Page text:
Making Literacy Instruction Meaningful

I believe that, as special educators, we are responsible for providing students with exposure to skills and content, more than just what is in their IEP. Of course, the IEP should be the main focus, and those goals need to be taught to mastery, but we still must provide every student access to a high-quality, content-rich curriculum. Too often, we get hung up on teaching skills in isolation until mastery, but until those skills are applied, they are meaningless and abstract. 

We are providing students the experiences they have when learning to read, and we can make it a positive, meaningful experience where students are successful. We can have a positive attitude and teach them that reading can be more than three-letter words and choppy sentences. We can assume competence and know that our students can learn new skills, outside of the traditional "functional" skills, that are still applicable in their lives. We have every opportunity in the world to give our students with significant disabilities more. After all, what is more functional than being literate?

Here are a few of my favorite ways to make literacy instruction more meaningful. 


1. Incorporate independent, leisure reading. 

Provide access to books that the student is interested in that they would be able to read at the library or at home. Teach students that reading can be fun! Independent reading is a leisure skill, and it would be a huge benefit to our students if we could help them love it just a little bit more. In my classroom, we spent 10-20 minutes a day on "independent" reading. For some students, that means looking at pictures. Some students enjoy being read to. Some students can read independently, and some listen to audiobooks or books on Epic. The most important thing was that no assignment or quiz was tied to this. It was just reading for fun.



2. Incorporate language and communication through repeated lines. 

When reading aloud, use a repeated line throughout your book. Signal to students when the repeated line should be read. Provide visual supports and communication boards, or program them into a switch or communication device for your limited-expression students. This is a great way to get everyone to participate in the reading.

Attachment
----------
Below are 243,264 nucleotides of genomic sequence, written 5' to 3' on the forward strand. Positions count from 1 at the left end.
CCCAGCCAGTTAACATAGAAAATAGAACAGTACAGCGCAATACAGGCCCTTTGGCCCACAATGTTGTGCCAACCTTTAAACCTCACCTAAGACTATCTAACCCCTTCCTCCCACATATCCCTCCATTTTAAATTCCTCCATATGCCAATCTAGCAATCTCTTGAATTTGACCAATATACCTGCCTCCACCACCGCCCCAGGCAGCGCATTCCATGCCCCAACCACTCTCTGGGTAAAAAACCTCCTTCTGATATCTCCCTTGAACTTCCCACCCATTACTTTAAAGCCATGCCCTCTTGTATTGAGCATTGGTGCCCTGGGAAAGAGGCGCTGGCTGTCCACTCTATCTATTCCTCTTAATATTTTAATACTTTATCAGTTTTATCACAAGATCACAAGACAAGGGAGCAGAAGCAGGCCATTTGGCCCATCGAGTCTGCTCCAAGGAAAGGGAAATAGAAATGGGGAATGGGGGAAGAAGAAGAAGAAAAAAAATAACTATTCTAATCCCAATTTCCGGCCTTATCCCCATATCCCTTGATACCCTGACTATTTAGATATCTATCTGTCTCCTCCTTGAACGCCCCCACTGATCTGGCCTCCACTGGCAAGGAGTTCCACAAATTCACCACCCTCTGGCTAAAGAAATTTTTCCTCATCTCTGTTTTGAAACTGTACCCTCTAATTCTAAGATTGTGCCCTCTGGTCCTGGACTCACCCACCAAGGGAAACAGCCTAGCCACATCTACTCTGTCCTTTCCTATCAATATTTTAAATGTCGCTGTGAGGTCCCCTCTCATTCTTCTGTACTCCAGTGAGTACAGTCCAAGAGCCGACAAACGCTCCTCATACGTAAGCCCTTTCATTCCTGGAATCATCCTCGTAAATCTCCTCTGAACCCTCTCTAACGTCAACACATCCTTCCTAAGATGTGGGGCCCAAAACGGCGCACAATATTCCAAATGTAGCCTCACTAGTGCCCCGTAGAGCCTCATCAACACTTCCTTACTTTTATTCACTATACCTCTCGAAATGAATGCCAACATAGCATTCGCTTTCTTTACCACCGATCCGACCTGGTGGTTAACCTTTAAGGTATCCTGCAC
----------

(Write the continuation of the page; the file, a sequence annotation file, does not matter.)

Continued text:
3. Pull in other subject areas and skills when they are brought up in the book.

When I teach "Winn Dixie" my students learn how to write a party invitation. We learn appropriate social skills and manners for a party. We make egg salad sandwiches and Dump punch. If you have used my Story Based Literacy units, I include multiple cross-content activities to keep students engaged. Create real-life, functional applications whenever possible to increase comprehension and make it meaningful. 

4. Don't teach phonics skills in isolation.

I have had many teachers discuss their struggle with getting students to master letter names and sounds. They have been practicing with flashcards for years, and the student still cannot remember what sound each letter makes. When we are teaching these basic skills in isolation, students are just looking at an abstract shape on a flashcard, and we are expecting them to put meaning to it and remember it forever. We limit exposure to meaningful literacy experiences when we get held up on mastery.

According to Karen Erickson & David Koppenhaver in their book, Comprehensive Literacy for All (affiliate link), "Students with significant disabilities can develop alphabet knowledge and apply it meaningfully to reading and spelling when it is taught and immediately applied in the context of comprehensive instruction that extends over a period of months and years (e.g., Allor et al., 2010; Fallon, Light, McNaughton, Drager, & Hammer, 2004; Johnston, Buchanan, & Davenport, 2009; Koppenhaver & Erickson, 2003).

Of course, our students need to master these essential alphabet skills, but we need to also provide opportunities to apply what they are learning in actual literacy instruction.

5. Focus on comprehension skills.

Reading can be hard for our students, and when we drill and kill wh- questions, we're making it even harder. What if we switched and taught comprehension through other formats? Maybe a student's favorite TV show or a good, sucks-you-in audiobook? Students could learn HOW to answer questions in a motivating way, and then we can work on generalizing that skill to reading.


6. Pick words that are meaningful in the student's life for reading and spelling.

If you're teaching sight words, pick words that the student sees daily in their immediate environment. Guess what? Grocery words are not functional for most 5th graders or even middle schoolers. Road signs are not functional for students who cannot drive. Just because a program has a "functional" label slapped on it doesn't mean it's functional for every student.

Want to continue the conversation? Shoot me a message on Instagram, and let's keep chatting!

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